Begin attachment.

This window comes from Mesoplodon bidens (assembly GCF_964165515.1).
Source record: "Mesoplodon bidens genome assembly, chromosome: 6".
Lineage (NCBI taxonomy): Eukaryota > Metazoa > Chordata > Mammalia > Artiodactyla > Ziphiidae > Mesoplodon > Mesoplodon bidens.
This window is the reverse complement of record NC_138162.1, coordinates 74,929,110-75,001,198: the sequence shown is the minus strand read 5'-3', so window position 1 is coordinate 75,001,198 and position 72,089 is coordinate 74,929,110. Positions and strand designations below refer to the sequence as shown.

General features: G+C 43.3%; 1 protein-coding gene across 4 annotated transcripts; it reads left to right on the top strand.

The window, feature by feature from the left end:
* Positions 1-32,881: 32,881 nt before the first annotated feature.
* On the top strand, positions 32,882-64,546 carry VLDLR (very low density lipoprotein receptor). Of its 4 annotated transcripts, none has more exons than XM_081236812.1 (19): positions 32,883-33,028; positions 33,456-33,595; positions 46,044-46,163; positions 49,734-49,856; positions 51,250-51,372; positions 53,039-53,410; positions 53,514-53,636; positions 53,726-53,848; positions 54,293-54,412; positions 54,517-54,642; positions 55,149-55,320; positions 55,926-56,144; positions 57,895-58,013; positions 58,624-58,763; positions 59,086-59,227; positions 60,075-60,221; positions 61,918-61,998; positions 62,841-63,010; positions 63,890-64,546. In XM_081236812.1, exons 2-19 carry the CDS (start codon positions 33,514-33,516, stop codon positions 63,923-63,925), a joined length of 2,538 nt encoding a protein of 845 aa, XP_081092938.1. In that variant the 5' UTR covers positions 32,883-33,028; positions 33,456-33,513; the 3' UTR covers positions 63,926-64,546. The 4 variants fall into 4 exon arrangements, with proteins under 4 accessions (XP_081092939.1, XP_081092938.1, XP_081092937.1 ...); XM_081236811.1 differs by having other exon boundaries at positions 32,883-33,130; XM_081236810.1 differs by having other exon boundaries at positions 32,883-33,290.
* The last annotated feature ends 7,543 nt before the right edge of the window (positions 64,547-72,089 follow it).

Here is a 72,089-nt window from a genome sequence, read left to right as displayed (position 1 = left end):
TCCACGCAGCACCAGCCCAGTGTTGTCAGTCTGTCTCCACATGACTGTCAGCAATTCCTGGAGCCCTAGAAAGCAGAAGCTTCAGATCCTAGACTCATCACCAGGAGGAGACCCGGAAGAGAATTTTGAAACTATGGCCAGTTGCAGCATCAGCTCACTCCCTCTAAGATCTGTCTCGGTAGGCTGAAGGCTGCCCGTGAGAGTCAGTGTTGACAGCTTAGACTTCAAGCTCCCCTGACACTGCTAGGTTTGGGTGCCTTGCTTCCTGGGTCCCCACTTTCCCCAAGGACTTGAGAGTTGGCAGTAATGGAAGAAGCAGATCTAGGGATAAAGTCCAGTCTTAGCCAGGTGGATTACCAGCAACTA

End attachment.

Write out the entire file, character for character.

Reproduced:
This window comes from Mesoplodon bidens (assembly GCF_964165515.1).
Source record: "Mesoplodon bidens genome assembly, chromosome: 6".
Lineage (NCBI taxonomy): Eukaryota > Metazoa > Chordata > Mammalia > Artiodactyla > Ziphiidae > Mesoplodon > Mesoplodon bidens.
This window is the reverse complement of record NC_138162.1, coordinates 74,929,110-75,001,198: the sequence shown is the minus strand read 5'-3', so window position 1 is coordinate 75,001,198 and position 72,089 is coordinate 74,929,110. Positions and strand designations below refer to the sequence as shown.

General features: G+C 43.3%; 1 protein-coding gene across 4 annotated transcripts; it reads left to right on the top strand.

The window, feature by feature from the left end:
* Positions 1-32,881: 32,881 nt before the first annotated feature.
* On the top strand, positions 32,882-64,546 carry VLDLR (very low density lipoprotein receptor). Of its 4 annotated transcripts, none has more exons than XM_081236812.1 (19): positions 32,883-33,028; positions 33,456-33,595; positions 46,044-46,163; positions 49,734-49,856; positions 51,250-51,372; positions 53,039-53,410; positions 53,514-53,636; positions 53,726-53,848; positions 54,293-54,412; positions 54,517-54,642; positions 55,149-55,320; positions 55,926-56,144; positions 57,895-58,013; positions 58,624-58,763; positions 59,086-59,227; positions 60,075-60,221; positions 61,918-61,998; positions 62,841-63,010; positions 63,890-64,546. In XM_081236812.1, exons 2-19 carry the CDS (start codon positions 33,514-33,516, stop codon positions 63,923-63,925), a joined length of 2,538 nt encoding a protein of 845 aa, XP_081092938.1. In that variant the 5' UTR covers positions 32,883-33,028; positions 33,456-33,513; the 3' UTR covers positions 63,926-64,546. The 4 variants fall into 4 exon arrangements, with proteins under 4 accessions (XP_081092939.1, XP_081092938.1, XP_081092937.1 ...); XM_081236811.1 differs by having other exon boundaries at positions 32,883-33,130; XM_081236810.1 differs by having other exon boundaries at positions 32,883-33,290.
* The last annotated feature ends 7,543 nt before the right edge of the window (positions 64,547-72,089 follow it).

Here is a 72,089-nt window from a genome sequence, read left to right as displayed (position 1 = left end):
TCCACGCAGCACCAGCCCAGTGTTGTCAGTCTGTCTCCACATGACTGTCAGCAATTCCTGGAGCCCTAGAAAGCAGAAGCTTCAGATCCTAGACTCATCACCAGGAGGAGACCCGGAAGAGAATTTTGAAACTATGGCCAGTTGCAGCATCAGCTCACTCCCTCTAAGATCTGTCTCGGTAGGCTGAAGGCTGCCCGTGAGAGTCAGTGTTGACAGCTTAGACTTCAAGCTCCCCTGACACTGCTAGGTTTGGGTGCCTTGCTTCCTGGGTCCCCACTTTCCCCAAGGACTTGAGAGTTGGCAGTAATGGAAGAAGCAGATCTAGGGATAAAGTCCAGTCTTAGCCAGGTGGATTACCAGCAACTA